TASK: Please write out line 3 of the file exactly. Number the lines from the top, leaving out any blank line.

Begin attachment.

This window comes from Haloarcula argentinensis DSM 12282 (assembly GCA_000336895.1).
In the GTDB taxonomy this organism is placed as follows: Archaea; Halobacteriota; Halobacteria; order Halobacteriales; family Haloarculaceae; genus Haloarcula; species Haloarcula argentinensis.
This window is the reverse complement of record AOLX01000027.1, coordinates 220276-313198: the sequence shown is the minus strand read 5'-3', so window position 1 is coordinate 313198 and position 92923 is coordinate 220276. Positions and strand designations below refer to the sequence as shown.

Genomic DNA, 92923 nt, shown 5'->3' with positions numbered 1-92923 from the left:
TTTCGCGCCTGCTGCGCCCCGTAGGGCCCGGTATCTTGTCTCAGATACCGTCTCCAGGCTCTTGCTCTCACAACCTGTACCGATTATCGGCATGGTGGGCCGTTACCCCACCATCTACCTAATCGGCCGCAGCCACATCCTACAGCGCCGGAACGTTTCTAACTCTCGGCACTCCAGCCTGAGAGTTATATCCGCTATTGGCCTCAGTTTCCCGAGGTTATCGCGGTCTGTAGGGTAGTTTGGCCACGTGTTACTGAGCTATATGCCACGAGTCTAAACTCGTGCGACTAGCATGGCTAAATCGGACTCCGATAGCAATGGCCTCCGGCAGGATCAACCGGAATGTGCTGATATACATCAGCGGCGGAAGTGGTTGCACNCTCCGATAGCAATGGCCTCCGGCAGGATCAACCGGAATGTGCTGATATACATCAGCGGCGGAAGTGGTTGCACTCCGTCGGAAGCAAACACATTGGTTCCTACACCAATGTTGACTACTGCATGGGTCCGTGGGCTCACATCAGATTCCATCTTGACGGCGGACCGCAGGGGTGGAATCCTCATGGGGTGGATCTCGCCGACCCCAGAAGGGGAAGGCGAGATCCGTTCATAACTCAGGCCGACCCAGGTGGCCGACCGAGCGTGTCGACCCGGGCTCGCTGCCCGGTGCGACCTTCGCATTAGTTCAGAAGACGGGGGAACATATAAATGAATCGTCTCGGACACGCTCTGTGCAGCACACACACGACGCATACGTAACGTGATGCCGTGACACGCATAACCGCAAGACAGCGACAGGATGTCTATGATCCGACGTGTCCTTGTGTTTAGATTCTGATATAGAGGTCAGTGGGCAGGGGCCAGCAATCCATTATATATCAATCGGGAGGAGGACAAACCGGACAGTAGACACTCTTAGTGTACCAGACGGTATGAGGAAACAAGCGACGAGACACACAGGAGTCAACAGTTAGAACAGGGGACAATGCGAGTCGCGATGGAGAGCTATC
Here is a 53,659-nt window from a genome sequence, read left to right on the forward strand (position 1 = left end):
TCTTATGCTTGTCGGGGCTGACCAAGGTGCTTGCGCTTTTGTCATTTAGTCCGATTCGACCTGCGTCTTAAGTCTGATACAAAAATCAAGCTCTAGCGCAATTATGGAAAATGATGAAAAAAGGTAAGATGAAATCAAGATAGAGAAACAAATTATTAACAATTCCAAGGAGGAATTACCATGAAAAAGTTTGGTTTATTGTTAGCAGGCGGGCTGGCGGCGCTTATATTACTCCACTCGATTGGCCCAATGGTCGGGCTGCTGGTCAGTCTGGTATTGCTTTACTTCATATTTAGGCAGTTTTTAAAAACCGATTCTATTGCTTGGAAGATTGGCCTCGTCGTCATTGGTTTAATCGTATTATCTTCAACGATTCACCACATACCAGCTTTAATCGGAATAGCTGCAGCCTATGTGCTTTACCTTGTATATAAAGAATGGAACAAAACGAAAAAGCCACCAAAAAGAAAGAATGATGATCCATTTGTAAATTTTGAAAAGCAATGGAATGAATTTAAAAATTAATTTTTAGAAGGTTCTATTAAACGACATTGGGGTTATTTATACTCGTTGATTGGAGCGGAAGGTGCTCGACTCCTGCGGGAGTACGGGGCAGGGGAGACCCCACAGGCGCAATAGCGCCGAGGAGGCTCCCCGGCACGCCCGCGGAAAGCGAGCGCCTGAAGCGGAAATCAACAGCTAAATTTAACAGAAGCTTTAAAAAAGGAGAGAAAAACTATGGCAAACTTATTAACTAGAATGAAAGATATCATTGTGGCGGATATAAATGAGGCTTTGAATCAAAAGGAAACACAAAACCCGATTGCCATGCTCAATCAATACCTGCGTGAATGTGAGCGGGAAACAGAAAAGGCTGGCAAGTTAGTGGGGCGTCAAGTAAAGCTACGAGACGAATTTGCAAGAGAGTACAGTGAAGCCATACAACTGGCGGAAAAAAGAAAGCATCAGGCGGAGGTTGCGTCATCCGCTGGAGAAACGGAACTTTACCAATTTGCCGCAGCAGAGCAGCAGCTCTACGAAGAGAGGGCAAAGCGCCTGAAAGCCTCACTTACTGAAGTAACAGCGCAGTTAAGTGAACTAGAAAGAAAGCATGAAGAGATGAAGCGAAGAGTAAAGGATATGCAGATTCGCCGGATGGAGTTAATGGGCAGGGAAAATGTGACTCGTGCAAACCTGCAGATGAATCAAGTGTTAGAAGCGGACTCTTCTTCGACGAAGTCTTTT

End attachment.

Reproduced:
This window is the reverse complement of record AOLX01000027.1, coordinates 220276-313198: the sequence shown is the minus strand read 5'-3', so window position 1 is coordinate 313198 and position 92923 is coordinate 220276. Positions and strand designations below refer to the sequence as shown.